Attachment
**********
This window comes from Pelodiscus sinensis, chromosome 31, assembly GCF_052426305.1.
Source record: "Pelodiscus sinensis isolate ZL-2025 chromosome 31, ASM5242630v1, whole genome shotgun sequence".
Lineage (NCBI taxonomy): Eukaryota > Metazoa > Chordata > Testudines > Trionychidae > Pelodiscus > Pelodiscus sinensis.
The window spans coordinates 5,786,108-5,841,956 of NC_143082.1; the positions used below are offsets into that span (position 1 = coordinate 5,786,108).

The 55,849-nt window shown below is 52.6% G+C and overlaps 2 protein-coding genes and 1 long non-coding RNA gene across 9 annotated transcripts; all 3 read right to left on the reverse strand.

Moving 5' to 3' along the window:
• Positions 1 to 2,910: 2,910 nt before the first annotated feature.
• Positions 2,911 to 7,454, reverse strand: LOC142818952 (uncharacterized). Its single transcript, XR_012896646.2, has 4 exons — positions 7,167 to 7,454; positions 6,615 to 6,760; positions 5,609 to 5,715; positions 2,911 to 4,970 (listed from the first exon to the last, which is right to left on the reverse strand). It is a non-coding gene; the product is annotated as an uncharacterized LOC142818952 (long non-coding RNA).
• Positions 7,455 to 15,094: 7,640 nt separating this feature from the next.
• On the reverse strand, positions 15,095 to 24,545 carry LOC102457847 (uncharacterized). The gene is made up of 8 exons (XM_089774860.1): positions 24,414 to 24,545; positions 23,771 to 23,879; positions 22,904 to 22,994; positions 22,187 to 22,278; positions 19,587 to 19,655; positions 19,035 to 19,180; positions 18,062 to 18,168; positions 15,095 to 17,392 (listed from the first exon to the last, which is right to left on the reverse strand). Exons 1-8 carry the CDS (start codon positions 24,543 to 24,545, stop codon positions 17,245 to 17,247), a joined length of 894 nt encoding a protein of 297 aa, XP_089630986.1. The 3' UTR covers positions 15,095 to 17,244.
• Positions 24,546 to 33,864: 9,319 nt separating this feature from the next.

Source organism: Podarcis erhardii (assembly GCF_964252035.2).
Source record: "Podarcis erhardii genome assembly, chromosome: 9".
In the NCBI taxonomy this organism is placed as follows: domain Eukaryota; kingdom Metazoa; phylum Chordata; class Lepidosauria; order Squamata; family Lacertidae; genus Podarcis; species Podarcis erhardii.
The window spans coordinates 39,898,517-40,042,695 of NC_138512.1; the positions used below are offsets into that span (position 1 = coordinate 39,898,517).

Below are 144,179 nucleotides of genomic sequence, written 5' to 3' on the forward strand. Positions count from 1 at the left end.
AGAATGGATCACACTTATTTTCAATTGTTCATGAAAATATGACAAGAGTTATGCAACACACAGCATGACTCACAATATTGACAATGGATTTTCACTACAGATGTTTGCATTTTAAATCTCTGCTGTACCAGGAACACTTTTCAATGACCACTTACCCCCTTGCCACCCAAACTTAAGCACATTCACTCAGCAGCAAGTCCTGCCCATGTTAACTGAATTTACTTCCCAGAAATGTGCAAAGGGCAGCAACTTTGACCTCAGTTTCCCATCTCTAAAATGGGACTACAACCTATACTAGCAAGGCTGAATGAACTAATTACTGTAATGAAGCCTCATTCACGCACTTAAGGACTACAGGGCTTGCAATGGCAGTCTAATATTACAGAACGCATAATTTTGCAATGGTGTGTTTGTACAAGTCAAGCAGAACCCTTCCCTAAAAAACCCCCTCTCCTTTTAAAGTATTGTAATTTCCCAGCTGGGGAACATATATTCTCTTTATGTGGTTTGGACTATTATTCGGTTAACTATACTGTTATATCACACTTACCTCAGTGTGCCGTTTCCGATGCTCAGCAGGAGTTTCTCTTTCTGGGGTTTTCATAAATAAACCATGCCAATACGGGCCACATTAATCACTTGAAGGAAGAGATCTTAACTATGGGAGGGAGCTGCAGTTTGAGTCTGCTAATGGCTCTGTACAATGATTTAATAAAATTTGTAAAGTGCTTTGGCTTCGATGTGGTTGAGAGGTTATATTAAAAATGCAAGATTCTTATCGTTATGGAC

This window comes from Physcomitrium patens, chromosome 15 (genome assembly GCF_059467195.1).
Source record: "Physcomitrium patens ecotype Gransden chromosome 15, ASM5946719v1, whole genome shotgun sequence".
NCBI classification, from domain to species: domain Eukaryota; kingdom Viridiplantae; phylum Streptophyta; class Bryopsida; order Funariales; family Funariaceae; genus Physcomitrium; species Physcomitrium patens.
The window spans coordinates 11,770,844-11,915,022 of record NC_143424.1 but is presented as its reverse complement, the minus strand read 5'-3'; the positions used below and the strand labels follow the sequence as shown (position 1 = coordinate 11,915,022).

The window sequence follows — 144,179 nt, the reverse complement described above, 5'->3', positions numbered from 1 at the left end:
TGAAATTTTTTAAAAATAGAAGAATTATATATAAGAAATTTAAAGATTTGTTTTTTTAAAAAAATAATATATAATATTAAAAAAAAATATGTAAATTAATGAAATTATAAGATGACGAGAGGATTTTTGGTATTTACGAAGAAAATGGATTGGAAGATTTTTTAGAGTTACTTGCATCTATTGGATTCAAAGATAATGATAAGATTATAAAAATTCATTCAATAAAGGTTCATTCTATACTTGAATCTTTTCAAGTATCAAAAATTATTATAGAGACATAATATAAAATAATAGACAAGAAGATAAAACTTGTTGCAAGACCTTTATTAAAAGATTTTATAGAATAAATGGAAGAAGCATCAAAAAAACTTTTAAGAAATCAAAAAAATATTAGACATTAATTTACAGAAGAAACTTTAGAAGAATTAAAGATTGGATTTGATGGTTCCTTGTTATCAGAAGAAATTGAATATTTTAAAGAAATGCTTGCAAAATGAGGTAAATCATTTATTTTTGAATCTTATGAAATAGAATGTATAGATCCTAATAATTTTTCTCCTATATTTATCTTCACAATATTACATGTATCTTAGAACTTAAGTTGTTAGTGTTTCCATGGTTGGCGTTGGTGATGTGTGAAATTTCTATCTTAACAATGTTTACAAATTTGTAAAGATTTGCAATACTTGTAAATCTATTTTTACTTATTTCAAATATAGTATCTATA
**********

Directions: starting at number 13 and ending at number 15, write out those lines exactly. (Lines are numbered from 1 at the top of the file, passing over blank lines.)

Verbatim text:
Source record: "Podarcis erhardii genome assembly, chromosome: 9".
In the NCBI taxonomy this organism is placed as follows: domain Eukaryota; kingdom Metazoa; phylum Chordata; class Lepidosauria; order Squamata; family Lacertidae; genus Podarcis; species Podarcis erhardii.
The window spans coordinates 39,898,517-40,042,695 of NC_138512.1; the positions used below are offsets into that span (position 1 = coordinate 39,898,517).